If a changeling becomes Undone by Banality, his freehold's balefire gains a bluish tint and the freehold "dries up" at the rate of one Glamour point per year. If the changeling's Undoing is temporary, the owner may rekindle her freehold by spending a temporary point of Glamour. Another changeling may claim an "abandoned" freehold on the basis that it is better to rescue a freehold than to lose it to Banality. Seelie tradition dictates that the original owner has the truest claim to her freehold, and that a new owner should return the freehold without protest. THe original owner typically thanks the freehold's "caretaker" with a small gift for protecting the freehold while she was away. Unseelie tradition holds more to a tradition of ownership by the strong; a changeling who becomes Undone is obviously unfit to maintain a freehold. A returning changeling must often invoke a fior to regain her lost property.

Gaining Glamour

The owner of a freehold may use it to renew his Glamour, though he can grant this power to another as a favor instead. To obtain Glamour from a freehold, the character must sleep and dream in the balefire's light, or near the secret stone of a glade. Upon awakening, he recovers a number of Glamour equal to the amount he initially invested. Of course, the changeling may never gain Glamour above his permanent Glamour rating. Glades function slightly differently; the first person to dream within the glade in a night is the one who gains Glamour. Changelings rarely share glades.


It is possible to gain Glamour from a freehold even if one isn ot the owner or does not have permission, through Reaving. It risks causing permanent damage to a freehold, though. The owner may also Reave his own freehold in an attempt to gain more than the daily allowance of Glamour. To do this, the character stands in the presence of the balefire or sacred stone and wills the glamour to come forth. The player rolls the character's Banality rating (diff 7). The number of successes determines the amount of Glamour gained. If this number is higher than the level of the freehold, the character still gains that amount of Glamour. The freehold loses one level for every two successes over its rating. Most changeling rulers (Seelie and Unseelie) have outlawed Reaving; destroying a Freehold is one of the most horrible crimes a Kithain can commit.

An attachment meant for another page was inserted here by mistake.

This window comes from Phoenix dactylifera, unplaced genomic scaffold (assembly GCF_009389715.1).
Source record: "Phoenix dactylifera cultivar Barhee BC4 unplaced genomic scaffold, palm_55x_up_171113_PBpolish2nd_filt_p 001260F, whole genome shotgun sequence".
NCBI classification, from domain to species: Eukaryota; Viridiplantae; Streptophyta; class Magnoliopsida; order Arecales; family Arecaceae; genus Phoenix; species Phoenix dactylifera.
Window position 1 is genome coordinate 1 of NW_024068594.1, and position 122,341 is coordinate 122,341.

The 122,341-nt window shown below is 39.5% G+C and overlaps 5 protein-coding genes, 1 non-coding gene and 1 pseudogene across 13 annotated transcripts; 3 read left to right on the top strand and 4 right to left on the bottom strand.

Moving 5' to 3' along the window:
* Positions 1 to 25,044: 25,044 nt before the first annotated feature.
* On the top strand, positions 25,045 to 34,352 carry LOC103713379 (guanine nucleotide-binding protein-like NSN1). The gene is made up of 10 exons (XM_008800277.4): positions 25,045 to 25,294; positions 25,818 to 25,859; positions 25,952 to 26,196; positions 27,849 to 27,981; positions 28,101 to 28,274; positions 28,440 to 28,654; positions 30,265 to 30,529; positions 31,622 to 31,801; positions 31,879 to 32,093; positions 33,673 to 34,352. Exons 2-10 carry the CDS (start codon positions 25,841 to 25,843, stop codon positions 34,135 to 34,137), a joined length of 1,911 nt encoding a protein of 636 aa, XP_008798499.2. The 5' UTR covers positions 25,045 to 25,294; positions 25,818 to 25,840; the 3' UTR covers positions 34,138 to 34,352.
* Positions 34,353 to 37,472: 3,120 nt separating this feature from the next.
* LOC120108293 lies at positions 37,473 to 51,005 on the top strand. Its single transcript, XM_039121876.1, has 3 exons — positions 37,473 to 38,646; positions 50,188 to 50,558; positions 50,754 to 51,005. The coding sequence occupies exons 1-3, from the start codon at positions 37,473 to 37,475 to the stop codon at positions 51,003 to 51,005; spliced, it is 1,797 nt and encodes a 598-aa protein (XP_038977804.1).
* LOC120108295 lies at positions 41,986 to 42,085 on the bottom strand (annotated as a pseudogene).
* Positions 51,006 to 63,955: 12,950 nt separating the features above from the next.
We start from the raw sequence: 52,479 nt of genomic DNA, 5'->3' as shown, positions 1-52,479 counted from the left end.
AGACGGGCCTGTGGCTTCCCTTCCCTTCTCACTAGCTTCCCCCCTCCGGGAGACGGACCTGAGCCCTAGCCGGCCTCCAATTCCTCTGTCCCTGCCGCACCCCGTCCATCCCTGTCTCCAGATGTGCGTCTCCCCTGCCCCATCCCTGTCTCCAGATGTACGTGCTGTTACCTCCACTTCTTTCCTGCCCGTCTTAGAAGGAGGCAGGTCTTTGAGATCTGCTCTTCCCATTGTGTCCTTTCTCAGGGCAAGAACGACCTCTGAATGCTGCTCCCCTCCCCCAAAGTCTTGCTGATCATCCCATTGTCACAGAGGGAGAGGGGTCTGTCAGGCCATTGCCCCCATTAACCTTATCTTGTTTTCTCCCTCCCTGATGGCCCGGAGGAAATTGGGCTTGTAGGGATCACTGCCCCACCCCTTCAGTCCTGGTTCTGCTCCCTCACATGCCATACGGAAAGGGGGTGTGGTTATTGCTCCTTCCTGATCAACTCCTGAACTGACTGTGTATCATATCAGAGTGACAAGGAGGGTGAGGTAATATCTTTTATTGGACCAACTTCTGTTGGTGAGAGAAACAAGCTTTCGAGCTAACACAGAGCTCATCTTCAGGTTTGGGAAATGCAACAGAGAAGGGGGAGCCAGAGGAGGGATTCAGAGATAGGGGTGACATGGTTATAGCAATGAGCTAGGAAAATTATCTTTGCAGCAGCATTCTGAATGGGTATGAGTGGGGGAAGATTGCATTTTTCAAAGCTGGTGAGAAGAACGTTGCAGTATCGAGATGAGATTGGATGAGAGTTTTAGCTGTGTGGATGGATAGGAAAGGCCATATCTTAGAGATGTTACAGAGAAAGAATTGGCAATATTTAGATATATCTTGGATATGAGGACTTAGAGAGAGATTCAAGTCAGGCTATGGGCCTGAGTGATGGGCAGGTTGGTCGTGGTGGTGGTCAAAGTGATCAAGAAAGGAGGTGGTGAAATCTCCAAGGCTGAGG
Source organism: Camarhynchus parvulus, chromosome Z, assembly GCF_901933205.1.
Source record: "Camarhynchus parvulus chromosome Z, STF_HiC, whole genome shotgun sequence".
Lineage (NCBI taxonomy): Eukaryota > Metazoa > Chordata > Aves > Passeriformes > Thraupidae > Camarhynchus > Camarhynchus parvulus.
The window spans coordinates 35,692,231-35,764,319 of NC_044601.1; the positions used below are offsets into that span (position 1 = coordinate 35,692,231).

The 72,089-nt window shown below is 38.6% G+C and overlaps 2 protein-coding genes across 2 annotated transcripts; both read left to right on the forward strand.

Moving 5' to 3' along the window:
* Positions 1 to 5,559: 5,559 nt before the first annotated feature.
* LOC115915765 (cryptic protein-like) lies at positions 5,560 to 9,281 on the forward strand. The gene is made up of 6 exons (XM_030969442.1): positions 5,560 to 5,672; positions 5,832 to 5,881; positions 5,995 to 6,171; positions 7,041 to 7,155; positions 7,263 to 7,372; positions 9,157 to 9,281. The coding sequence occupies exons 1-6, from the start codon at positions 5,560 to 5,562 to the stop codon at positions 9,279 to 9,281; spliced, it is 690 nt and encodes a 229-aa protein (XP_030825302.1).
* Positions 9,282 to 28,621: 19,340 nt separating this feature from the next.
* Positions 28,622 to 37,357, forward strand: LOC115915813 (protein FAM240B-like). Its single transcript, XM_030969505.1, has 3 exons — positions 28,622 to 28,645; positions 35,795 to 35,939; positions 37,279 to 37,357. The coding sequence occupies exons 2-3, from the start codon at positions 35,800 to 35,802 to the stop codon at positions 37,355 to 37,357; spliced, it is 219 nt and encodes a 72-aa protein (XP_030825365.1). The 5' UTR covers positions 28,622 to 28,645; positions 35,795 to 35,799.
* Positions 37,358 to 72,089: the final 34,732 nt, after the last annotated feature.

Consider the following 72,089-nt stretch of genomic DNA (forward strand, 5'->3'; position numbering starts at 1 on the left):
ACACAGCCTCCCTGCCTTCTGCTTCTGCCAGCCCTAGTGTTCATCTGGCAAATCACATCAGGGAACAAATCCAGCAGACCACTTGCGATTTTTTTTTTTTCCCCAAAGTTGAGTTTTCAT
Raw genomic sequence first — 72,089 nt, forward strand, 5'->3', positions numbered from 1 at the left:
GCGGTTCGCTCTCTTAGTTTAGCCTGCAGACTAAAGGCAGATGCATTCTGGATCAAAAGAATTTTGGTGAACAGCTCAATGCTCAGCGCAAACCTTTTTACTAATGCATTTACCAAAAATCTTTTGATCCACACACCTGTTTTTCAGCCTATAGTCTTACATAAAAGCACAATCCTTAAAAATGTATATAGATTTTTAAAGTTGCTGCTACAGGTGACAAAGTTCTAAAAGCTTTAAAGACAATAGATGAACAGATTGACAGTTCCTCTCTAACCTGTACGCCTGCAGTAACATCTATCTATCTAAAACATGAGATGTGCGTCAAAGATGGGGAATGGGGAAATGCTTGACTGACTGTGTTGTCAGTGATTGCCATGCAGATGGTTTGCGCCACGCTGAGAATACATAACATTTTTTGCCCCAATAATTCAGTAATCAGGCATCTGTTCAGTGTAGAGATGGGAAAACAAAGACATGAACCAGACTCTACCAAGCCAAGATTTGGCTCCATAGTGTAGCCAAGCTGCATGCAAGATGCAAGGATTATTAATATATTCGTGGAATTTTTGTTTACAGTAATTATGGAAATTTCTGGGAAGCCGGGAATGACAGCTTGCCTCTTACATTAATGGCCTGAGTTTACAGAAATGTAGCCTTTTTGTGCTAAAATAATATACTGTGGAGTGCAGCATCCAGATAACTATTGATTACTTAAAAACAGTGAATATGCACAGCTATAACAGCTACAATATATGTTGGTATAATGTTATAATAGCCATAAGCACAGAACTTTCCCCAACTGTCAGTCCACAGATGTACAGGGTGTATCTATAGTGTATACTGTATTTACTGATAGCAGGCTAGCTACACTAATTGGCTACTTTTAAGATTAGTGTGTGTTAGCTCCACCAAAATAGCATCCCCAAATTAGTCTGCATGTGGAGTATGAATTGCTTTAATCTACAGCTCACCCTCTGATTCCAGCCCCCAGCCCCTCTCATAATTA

While freeholds are often created (and hence artificial sources of Glamour), glades are naturally occuring wellsprings. They are extremely rare and, when discovered, become carefully guarded secrets. A glade has a sacred stone, which is similar to a freehold's balefire. Sacred stones can take many forms. Some are standing stones left as chimerical glacial till, while others are sacred gems or smooth stones rounded by mountain streams. They may sit in a place of high honor or rest unnoticed by a tree root. Regardless of its form, the stone is the source of a glade's power. Removing or destroying a sacred stone strips a glade of its magical energies. Nunnehi still control msot natural glades, but many European fae covet them. This has lead to numerous fights over the years.